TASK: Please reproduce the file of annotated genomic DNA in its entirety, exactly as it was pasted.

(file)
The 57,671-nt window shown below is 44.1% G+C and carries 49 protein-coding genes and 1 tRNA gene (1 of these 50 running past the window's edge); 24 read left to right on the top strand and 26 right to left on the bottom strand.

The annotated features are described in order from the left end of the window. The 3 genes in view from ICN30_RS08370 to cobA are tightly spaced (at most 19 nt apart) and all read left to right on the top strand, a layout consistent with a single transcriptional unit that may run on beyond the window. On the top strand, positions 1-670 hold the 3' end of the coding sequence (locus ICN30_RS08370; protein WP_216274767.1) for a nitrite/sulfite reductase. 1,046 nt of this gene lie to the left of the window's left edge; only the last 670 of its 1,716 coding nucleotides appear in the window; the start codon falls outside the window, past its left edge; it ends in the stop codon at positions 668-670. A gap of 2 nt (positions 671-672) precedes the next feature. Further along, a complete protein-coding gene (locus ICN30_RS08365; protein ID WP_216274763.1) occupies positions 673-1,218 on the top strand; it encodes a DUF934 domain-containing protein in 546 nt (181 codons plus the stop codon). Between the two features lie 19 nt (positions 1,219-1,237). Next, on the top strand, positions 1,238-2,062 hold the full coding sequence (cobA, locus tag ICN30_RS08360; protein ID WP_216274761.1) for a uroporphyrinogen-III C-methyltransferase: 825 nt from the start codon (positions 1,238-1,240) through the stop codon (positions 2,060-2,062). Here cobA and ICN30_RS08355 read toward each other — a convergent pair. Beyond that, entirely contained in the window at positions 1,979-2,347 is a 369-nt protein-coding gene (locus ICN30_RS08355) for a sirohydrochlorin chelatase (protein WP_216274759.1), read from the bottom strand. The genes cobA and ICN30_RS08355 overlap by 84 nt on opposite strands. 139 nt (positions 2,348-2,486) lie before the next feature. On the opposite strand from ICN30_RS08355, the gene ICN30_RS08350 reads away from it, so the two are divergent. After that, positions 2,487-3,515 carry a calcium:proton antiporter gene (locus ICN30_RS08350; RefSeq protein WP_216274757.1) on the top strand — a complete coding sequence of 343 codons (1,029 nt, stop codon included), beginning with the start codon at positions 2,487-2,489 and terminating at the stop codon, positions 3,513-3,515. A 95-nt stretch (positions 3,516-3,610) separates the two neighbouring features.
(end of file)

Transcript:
The 57,671-nt window shown below is 44.1% G+C and carries 49 protein-coding genes and 1 tRNA gene (1 of these 50 running past the window's edge); 24 read left to right on the top strand and 26 right to left on the bottom strand.

The annotated features are described in order from the left end of the window. The 3 genes in view from ICN30_RS08370 to cobA are tightly spaced (at most 19 nt apart) and all read left to right on the top strand, a layout consistent with a single transcriptional unit that may run on beyond the window. On the top strand, positions 1-670 hold the 3' end of the coding sequence (locus ICN30_RS08370; protein WP_216274767.1) for a nitrite/sulfite reductase. 1,046 nt of this gene lie to the left of the window's left edge; only the last 670 of its 1,716 coding nucleotides appear in the window; the start codon falls outside the window, past its left edge; it ends in the stop codon at positions 668-670. A gap of 2 nt (positions 671-672) precedes the next feature. Further along, a complete protein-coding gene (locus ICN30_RS08365; protein ID WP_216274763.1) occupies positions 673-1,218 on the top strand; it encodes a DUF934 domain-containing protein in 546 nt (181 codons plus the stop codon). Between the two features lie 19 nt (positions 1,219-1,237). Next, on the top strand, positions 1,238-2,062 hold the full coding sequence (cobA, locus tag ICN30_RS08360; protein ID WP_216274761.1) for a uroporphyrinogen-III C-methyltransferase: 825 nt from the start codon (positions 1,238-1,240) through the stop codon (positions 2,060-2,062). Here cobA and ICN30_RS08355 read toward each other — a convergent pair. Beyond that, entirely contained in the window at positions 1,979-2,347 is a 369-nt protein-coding gene (locus ICN30_RS08355) for a sirohydrochlorin chelatase (protein WP_216274759.1), read from the bottom strand. The genes cobA and ICN30_RS08355 overlap by 84 nt on opposite strands. 139 nt (positions 2,348-2,486) lie before the next feature. On the opposite strand from ICN30_RS08355, the gene ICN30_RS08350 reads away from it, so the two are divergent. After that, positions 2,487-3,515 carry a calcium:proton antiporter gene (locus ICN30_RS08350; RefSeq protein WP_216274757.1) on the top strand — a complete coding sequence of 343 codons (1,029 nt, stop codon included), beginning with the start codon at positions 2,487-2,489 and terminating at the stop codon, positions 3,513-3,515. A 95-nt stretch (positions 3,516-3,610) separates the two neighbouring features.